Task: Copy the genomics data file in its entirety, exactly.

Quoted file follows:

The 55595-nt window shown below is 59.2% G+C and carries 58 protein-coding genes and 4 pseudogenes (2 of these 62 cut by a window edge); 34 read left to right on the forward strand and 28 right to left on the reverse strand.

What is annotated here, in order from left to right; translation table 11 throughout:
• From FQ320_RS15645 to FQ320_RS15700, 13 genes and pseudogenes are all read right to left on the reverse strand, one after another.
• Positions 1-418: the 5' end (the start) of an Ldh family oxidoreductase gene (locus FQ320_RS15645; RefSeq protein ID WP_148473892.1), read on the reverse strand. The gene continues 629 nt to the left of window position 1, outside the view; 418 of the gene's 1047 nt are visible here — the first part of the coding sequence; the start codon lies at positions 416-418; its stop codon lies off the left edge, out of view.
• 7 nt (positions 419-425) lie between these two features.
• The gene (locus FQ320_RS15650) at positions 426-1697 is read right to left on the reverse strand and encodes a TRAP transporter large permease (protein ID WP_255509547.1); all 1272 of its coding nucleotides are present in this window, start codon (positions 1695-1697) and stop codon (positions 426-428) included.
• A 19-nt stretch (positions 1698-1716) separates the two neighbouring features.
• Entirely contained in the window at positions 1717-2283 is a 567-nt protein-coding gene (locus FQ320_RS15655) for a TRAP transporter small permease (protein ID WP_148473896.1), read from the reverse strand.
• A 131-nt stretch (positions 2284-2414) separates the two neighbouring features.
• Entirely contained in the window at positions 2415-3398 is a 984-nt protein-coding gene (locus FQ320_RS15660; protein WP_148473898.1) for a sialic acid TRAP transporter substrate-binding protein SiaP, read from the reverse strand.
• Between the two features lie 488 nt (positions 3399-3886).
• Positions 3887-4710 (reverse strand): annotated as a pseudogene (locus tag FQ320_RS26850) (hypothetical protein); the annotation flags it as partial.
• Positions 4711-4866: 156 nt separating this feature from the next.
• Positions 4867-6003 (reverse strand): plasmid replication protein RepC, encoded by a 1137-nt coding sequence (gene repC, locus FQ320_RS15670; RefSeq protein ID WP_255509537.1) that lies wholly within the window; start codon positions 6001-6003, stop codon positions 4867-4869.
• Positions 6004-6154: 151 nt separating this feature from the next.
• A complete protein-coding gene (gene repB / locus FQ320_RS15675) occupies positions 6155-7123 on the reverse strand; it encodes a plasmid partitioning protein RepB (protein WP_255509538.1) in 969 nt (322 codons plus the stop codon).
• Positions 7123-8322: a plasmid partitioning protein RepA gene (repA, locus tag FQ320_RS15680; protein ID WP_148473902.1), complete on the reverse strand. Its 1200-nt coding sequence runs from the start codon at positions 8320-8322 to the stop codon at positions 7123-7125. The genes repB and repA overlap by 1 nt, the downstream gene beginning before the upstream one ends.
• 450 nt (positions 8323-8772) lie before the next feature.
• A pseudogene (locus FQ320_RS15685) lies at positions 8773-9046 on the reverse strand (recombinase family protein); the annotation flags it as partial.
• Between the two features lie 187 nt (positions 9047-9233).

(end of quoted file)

The 55595-nt window shown below is 59.2% G+C and carries 58 protein-coding genes and 4 pseudogenes (2 of these 62 cut by a window edge); 34 read left to right on the forward strand and 28 right to left on the reverse strand.

What is annotated here, in order from left to right; translation table 11 throughout:
• From FQ320_RS15645 to FQ320_RS15700, 13 genes and pseudogenes are all read right to left on the reverse strand, one after another.
• Positions 1-418: the 5' end (the start) of an Ldh family oxidoreductase gene (locus FQ320_RS15645; RefSeq protein ID WP_148473892.1), read on the reverse strand. The gene continues 629 nt to the left of window position 1, outside the view; 418 of the gene's 1047 nt are visible here — the first part of the coding sequence; the start codon lies at positions 416-418; its stop codon lies off the left edge, out of view.
• 7 nt (positions 419-425) lie between these two features.
• The gene (locus FQ320_RS15650) at positions 426-1697 is read right to left on the reverse strand and encodes a TRAP transporter large permease (protein ID WP_255509547.1); all 1272 of its coding nucleotides are present in this window, start codon (positions 1695-1697) and stop codon (positions 426-428) included.
• A 19-nt stretch (positions 1698-1716) separates the two neighbouring features.
• Entirely contained in the window at positions 1717-2283 is a 567-nt protein-coding gene (locus FQ320_RS15655) for a TRAP transporter small permease (protein ID WP_148473896.1), read from the reverse strand.
• A 131-nt stretch (positions 2284-2414) separates the two neighbouring features.
• Entirely contained in the window at positions 2415-3398 is a 984-nt protein-coding gene (locus FQ320_RS15660; protein WP_148473898.1) for a sialic acid TRAP transporter substrate-binding protein SiaP, read from the reverse strand.
• Between the two features lie 488 nt (positions 3399-3886).
• Positions 3887-4710 (reverse strand): annotated as a pseudogene (locus tag FQ320_RS26850) (hypothetical protein); the annotation flags it as partial.
• Positions 4711-4866: 156 nt separating this feature from the next.
• Positions 4867-6003 (reverse strand): plasmid replication protein RepC, encoded by a 1137-nt coding sequence (gene repC, locus FQ320_RS15670; RefSeq protein ID WP_255509537.1) that lies wholly within the window; start codon positions 6001-6003, stop codon positions 4867-4869.
• Positions 6004-6154: 151 nt separating this feature from the next.
• A complete protein-coding gene (gene repB / locus FQ320_RS15675) occupies positions 6155-7123 on the reverse strand; it encodes a plasmid partitioning protein RepB (protein WP_255509538.1) in 969 nt (322 codons plus the stop codon).
• Positions 7123-8322: a plasmid partitioning protein RepA gene (repA, locus tag FQ320_RS15680; protein ID WP_148473902.1), complete on the reverse strand. Its 1200-nt coding sequence runs from the start codon at positions 8320-8322 to the stop codon at positions 7123-7125. The genes repB and repA overlap by 1 nt, the downstream gene beginning before the upstream one ends.
• 450 nt (positions 8323-8772) lie before the next feature.
• A pseudogene (locus FQ320_RS15685) lies at positions 8773-9046 on the reverse strand (recombinase family protein); the annotation flags it as partial.
• Between the two features lie 187 nt (positions 9047-9233).